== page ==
The Chaikin Oscillator measures the momentum of the Accumulation/Distribution Line. More specifically, it measures the different between the 3-day and 10-day moving averages of the Accumulation/Distribution Line, and is designed to anticipate directional changes by measuring the momentum behind the movements. A momentum change is the first step to a trend change.
It is important to note that the Chaikin Oscillator is an indicator of an indicator, making it three steps removed from the underlying price of the security. First, price and volume are reshaped into the Accumulation/Distribution Line. Second, moving averages (3- and 10-day) are applied to that Line. Third, the difference between the moving averages is used to form the Chaikin Oscillator.
The indicator is designed to measure the momentum behind buying and selling pressure (Accumulation Distribution Line). A move into positive territory indicates that the Accumulation Distribution Line is rising and buying pressure prevails. A move into negative territory indicates that the Accumulation Distribution Line is falling and selling pressure prevails.
Technicians typically use the Chaikin Oscillator to visualize how the price action has reacted to similar levels of buying/selling pressure in the past. If the Chaikin Oscillator is very high, it may be a signal that the security is overbought and more likely to sell-off. Conversely, a low indication may historically precede significant rallies.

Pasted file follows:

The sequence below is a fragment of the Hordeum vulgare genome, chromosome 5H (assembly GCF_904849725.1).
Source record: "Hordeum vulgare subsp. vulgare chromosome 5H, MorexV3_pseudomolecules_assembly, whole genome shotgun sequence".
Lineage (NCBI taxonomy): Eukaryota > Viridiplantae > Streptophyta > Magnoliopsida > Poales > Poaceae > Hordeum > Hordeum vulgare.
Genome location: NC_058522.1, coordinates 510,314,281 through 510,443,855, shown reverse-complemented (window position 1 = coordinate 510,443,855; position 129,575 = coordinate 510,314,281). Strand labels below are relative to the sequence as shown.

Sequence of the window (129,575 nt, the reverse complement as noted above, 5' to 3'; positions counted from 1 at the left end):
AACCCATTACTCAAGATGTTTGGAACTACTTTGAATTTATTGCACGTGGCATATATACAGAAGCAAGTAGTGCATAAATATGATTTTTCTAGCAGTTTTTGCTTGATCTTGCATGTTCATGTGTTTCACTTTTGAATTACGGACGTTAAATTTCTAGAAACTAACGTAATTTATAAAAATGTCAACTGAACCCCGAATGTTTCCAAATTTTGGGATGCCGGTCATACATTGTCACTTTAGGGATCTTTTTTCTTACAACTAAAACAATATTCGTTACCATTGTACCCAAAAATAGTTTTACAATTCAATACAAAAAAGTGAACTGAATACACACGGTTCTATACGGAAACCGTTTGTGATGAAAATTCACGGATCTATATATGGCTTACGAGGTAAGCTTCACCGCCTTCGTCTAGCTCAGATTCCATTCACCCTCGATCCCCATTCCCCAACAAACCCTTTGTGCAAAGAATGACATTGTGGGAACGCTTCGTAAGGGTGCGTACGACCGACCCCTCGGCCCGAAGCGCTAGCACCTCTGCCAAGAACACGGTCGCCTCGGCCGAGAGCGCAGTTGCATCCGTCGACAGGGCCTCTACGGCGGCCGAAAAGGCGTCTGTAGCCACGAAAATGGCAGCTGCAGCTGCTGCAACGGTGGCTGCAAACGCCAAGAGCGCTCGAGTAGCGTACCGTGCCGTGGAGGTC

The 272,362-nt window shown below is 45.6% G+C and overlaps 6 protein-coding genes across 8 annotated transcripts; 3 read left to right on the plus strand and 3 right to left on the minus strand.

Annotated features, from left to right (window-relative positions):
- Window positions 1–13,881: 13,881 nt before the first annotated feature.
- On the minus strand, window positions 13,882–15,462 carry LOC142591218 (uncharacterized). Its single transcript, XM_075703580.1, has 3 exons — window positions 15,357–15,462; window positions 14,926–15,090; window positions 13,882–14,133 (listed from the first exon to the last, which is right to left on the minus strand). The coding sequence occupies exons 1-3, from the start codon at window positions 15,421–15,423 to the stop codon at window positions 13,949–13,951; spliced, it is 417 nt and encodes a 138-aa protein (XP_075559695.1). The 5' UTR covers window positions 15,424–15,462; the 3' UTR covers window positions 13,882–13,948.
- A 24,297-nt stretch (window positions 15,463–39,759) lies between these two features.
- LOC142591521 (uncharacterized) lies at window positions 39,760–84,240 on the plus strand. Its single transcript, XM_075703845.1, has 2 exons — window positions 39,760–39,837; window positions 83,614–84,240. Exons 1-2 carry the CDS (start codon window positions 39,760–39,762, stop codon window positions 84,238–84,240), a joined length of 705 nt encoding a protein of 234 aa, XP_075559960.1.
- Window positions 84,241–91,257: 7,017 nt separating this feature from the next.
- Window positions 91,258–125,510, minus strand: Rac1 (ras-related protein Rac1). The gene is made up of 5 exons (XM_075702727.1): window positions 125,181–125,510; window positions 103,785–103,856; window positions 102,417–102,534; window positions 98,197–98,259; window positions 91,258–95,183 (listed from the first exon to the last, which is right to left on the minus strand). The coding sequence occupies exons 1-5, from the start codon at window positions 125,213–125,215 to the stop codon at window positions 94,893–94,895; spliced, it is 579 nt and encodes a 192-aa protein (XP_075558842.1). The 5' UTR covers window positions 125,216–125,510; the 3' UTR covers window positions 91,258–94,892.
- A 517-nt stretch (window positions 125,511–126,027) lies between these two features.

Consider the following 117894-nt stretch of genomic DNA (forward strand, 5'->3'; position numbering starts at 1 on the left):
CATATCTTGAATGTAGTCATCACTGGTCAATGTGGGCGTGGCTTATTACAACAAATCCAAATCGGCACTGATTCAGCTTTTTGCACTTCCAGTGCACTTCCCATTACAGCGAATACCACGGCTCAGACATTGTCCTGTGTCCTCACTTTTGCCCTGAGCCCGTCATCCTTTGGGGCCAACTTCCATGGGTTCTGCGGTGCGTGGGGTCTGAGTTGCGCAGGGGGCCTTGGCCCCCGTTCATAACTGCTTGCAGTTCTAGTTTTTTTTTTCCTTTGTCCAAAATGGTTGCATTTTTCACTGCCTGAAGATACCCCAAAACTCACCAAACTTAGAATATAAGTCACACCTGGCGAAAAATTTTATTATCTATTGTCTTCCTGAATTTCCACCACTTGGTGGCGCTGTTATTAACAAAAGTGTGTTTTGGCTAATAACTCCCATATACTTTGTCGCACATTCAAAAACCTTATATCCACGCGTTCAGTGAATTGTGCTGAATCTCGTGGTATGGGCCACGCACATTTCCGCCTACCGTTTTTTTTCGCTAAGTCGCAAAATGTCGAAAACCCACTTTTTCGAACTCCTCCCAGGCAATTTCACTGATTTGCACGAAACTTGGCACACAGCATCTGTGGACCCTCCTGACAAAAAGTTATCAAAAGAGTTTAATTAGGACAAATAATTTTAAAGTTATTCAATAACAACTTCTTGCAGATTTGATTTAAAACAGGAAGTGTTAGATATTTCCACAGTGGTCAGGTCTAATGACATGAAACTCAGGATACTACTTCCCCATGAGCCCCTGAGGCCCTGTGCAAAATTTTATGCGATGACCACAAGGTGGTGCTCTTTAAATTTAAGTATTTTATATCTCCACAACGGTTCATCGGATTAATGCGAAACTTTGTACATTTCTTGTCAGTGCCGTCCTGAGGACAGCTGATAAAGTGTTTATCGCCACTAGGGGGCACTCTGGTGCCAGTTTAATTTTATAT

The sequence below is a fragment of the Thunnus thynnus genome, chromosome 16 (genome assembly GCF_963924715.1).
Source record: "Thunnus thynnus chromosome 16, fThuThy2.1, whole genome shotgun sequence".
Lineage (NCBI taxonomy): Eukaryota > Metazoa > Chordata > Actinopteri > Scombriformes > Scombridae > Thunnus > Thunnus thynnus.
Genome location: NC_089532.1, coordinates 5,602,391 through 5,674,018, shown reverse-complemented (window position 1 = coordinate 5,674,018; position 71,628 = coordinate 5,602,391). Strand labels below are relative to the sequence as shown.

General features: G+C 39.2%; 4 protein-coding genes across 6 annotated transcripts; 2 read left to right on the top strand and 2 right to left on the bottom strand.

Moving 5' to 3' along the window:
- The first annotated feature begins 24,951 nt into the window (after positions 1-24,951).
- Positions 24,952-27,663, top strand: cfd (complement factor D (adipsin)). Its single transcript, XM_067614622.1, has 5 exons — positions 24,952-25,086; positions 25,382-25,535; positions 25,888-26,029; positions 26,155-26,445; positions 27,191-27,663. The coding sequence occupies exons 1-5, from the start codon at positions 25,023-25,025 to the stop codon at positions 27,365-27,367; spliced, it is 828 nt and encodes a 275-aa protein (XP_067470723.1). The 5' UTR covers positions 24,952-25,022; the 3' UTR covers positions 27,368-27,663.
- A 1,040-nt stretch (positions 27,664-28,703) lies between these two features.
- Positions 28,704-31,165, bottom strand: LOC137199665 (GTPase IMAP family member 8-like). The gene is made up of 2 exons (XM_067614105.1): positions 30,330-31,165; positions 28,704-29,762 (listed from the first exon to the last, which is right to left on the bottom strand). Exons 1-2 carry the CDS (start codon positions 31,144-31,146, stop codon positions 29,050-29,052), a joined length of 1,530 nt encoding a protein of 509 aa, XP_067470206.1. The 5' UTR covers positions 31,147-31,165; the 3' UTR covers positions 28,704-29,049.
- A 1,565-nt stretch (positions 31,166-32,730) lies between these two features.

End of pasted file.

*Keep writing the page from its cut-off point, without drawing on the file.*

As an example, I added lines of potential support (blue) and resistance (red) to the SPY daily chart below. Four of the five previous instances of the Chaikin Oscillator reaching – or dropping under – the blue line, led directly into substantial rallies in the SPY. One instance in mid-May was followed by a continuation in selling pressure. On the flip side, the red line of resistance was far weaker in indicating a potential change in trend. Nearly half of the instances failed. It’s important to analyze the success of the indicator for each individual security before deriving at a conclusion. In this specific case, we’re much more comfortable calling a bottom than we are calling a top in the SPY based on the Chaikin Oscillator.
A bullish divergence forms when price moves to new lows and the Chaikin Oscillator forms a higher low. This higher low shows less selling pressure. It is important to wait for some sort of confirmation, such as an upturn in the indicator or a cross into positive territory. A move into positive territory shows upside momentum in the Accumulation Distribution Line.
A bearish divergence forms when price moves to a new high and the Chaikin Oscillator fails to confirm this higher highs. This failure reflects less buying pressure that can sometimes foreshadow a bearish reversal.
The green lines in the chart above show the Chaikin Oscillator forming divergences (both bullish and bearish).